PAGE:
In these districts and others the number has become much reduced, owing doubtless in part to the fatal practice of catching the birds just before or during the breeding-season; but perhaps the strongest cause of their growing scarcity is the constant breaking-up of waste lands, and the extirpation of weeds (particularly of the order Compositae) essential to the improved system of agriculture; for in many parts of Scotland, East Lothian for instance, where goldfinches were once as plentiful as sparrows, they are now only rare stragglers, and yet there they have not been thinned by netting.
Regaining his kingdom after the defeat of the Scots at Halidon Hill in July 1333, Baliol surrendered the whole of the district formerly known as Lothian to Edward, and did homage for Scotland to the English king.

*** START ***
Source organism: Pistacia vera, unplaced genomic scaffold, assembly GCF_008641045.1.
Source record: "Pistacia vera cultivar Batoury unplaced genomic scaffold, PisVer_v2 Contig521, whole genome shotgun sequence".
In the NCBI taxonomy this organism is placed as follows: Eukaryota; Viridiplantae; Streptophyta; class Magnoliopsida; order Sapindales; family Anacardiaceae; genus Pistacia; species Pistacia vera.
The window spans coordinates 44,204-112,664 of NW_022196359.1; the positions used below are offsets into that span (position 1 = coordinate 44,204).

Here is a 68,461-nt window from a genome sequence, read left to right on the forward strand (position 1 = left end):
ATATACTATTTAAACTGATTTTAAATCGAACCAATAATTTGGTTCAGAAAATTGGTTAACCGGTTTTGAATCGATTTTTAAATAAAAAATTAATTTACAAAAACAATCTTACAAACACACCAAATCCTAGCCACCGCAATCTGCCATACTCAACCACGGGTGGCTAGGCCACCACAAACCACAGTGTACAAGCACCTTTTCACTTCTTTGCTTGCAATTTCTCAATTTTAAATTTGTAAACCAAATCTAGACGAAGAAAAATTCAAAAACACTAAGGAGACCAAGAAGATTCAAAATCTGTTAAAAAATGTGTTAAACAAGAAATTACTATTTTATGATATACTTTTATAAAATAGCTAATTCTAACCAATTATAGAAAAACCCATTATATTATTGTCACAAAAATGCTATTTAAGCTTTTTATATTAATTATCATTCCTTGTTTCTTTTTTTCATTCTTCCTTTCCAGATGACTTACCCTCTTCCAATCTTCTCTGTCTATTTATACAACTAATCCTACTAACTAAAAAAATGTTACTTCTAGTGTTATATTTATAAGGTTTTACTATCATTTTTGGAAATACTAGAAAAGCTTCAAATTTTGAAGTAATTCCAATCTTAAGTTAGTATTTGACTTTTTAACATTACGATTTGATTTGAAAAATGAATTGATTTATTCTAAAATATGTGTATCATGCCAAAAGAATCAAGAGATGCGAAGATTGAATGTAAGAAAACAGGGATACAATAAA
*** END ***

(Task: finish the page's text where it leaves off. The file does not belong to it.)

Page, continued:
ALEXANDER WEDDERBURN ROSSLYN, 1sT Earl of (1733-1805), Lord Chancellor of Great Britain, was the eldest son of Peter Wedderburn (a lord of session as Lord Chesterhall), and was born in East Lothian on the 13th of February 1733.
A similar festal intention in design and colouring, with similar mastery in passages and even less sense of harmonious relations in the whole, is apparent in a second important picture painted by Darer at Venice, "The Virgin and Child with the Goldfinch," formerly in the collection of Lord Lothian and now at Berlin.
In 1880 he entertained Mr Gladstone at Dalmeny, and during the "Mid Lothian campaign" he had much to do with the stage-management of the demonstrations.